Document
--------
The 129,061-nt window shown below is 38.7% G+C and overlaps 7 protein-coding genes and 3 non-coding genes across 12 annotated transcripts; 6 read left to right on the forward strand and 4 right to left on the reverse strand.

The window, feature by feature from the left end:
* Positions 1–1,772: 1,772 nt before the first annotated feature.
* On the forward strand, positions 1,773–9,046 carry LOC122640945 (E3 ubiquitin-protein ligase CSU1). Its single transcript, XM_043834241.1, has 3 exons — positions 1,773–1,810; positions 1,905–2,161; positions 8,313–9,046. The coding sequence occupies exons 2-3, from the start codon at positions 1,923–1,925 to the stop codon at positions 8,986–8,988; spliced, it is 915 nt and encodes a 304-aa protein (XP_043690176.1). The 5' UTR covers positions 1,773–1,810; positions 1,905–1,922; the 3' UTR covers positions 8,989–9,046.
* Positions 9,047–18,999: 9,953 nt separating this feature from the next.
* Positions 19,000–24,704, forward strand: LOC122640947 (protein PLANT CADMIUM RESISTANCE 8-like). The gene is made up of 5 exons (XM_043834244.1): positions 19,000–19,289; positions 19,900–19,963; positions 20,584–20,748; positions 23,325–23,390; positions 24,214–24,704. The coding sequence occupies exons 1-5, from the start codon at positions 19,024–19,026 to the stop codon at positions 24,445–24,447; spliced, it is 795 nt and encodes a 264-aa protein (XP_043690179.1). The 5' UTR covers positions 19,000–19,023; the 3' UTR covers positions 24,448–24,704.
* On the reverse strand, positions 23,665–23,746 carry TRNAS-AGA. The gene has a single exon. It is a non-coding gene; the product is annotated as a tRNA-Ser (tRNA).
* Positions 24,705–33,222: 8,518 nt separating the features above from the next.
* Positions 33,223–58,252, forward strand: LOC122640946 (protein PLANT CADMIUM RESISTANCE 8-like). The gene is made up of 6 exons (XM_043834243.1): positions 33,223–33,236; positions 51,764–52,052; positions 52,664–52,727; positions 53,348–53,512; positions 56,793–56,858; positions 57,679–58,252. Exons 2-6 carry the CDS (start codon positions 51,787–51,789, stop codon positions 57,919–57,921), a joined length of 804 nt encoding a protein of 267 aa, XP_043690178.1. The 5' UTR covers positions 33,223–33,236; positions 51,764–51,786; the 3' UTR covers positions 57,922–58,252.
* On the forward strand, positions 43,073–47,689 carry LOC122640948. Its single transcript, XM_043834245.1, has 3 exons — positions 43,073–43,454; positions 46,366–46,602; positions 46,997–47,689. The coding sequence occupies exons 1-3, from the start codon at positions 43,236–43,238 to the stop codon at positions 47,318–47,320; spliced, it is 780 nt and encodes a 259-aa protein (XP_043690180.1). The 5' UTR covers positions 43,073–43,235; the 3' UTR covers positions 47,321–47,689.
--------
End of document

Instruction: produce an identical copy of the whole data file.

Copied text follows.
The 129,061-nt window shown below is 38.7% G+C and overlaps 7 protein-coding genes and 3 non-coding genes across 12 annotated transcripts; 6 read left to right on the forward strand and 4 right to left on the reverse strand.

The window, feature by feature from the left end:
* Positions 1–1,772: 1,772 nt before the first annotated feature.
* On the forward strand, positions 1,773–9,046 carry LOC122640945 (E3 ubiquitin-protein ligase CSU1). Its single transcript, XM_043834241.1, has 3 exons — positions 1,773–1,810; positions 1,905–2,161; positions 8,313–9,046. The coding sequence occupies exons 2-3, from the start codon at positions 1,923–1,925 to the stop codon at positions 8,986–8,988; spliced, it is 915 nt and encodes a 304-aa protein (XP_043690176.1). The 5' UTR covers positions 1,773–1,810; positions 1,905–1,922; the 3' UTR covers positions 8,989–9,046.
* Positions 9,047–18,999: 9,953 nt separating this feature from the next.
* Positions 19,000–24,704, forward strand: LOC122640947 (protein PLANT CADMIUM RESISTANCE 8-like). The gene is made up of 5 exons (XM_043834244.1): positions 19,000–19,289; positions 19,900–19,963; positions 20,584–20,748; positions 23,325–23,390; positions 24,214–24,704. The coding sequence occupies exons 1-5, from the start codon at positions 19,024–19,026 to the stop codon at positions 24,445–24,447; spliced, it is 795 nt and encodes a 264-aa protein (XP_043690179.1). The 5' UTR covers positions 19,000–19,023; the 3' UTR covers positions 24,448–24,704.
* On the reverse strand, positions 23,665–23,746 carry TRNAS-AGA. The gene has a single exon. It is a non-coding gene; the product is annotated as a tRNA-Ser (tRNA).
* Positions 24,705–33,222: 8,518 nt separating the features above from the next.
* Positions 33,223–58,252, forward strand: LOC122640946 (protein PLANT CADMIUM RESISTANCE 8-like). The gene is made up of 6 exons (XM_043834243.1): positions 33,223–33,236; positions 51,764–52,052; positions 52,664–52,727; positions 53,348–53,512; positions 56,793–56,858; positions 57,679–58,252. Exons 2-6 carry the CDS (start codon positions 51,787–51,789, stop codon positions 57,919–57,921), a joined length of 804 nt encoding a protein of 267 aa, XP_043690178.1. The 5' UTR covers positions 33,223–33,236; positions 51,764–51,786; the 3' UTR covers positions 57,922–58,252.
* On the forward strand, positions 43,073–47,689 carry LOC122640948. Its single transcript, XM_043834245.1, has 3 exons — positions 43,073–43,454; positions 46,366–46,602; positions 46,997–47,689. The coding sequence occupies exons 1-3, from the start codon at positions 43,236–43,238 to the stop codon at positions 47,318–47,320; spliced, it is 780 nt and encodes a 259-aa protein (XP_043690180.1). The 5' UTR covers positions 43,073–43,235; the 3' UTR covers positions 47,321–47,689.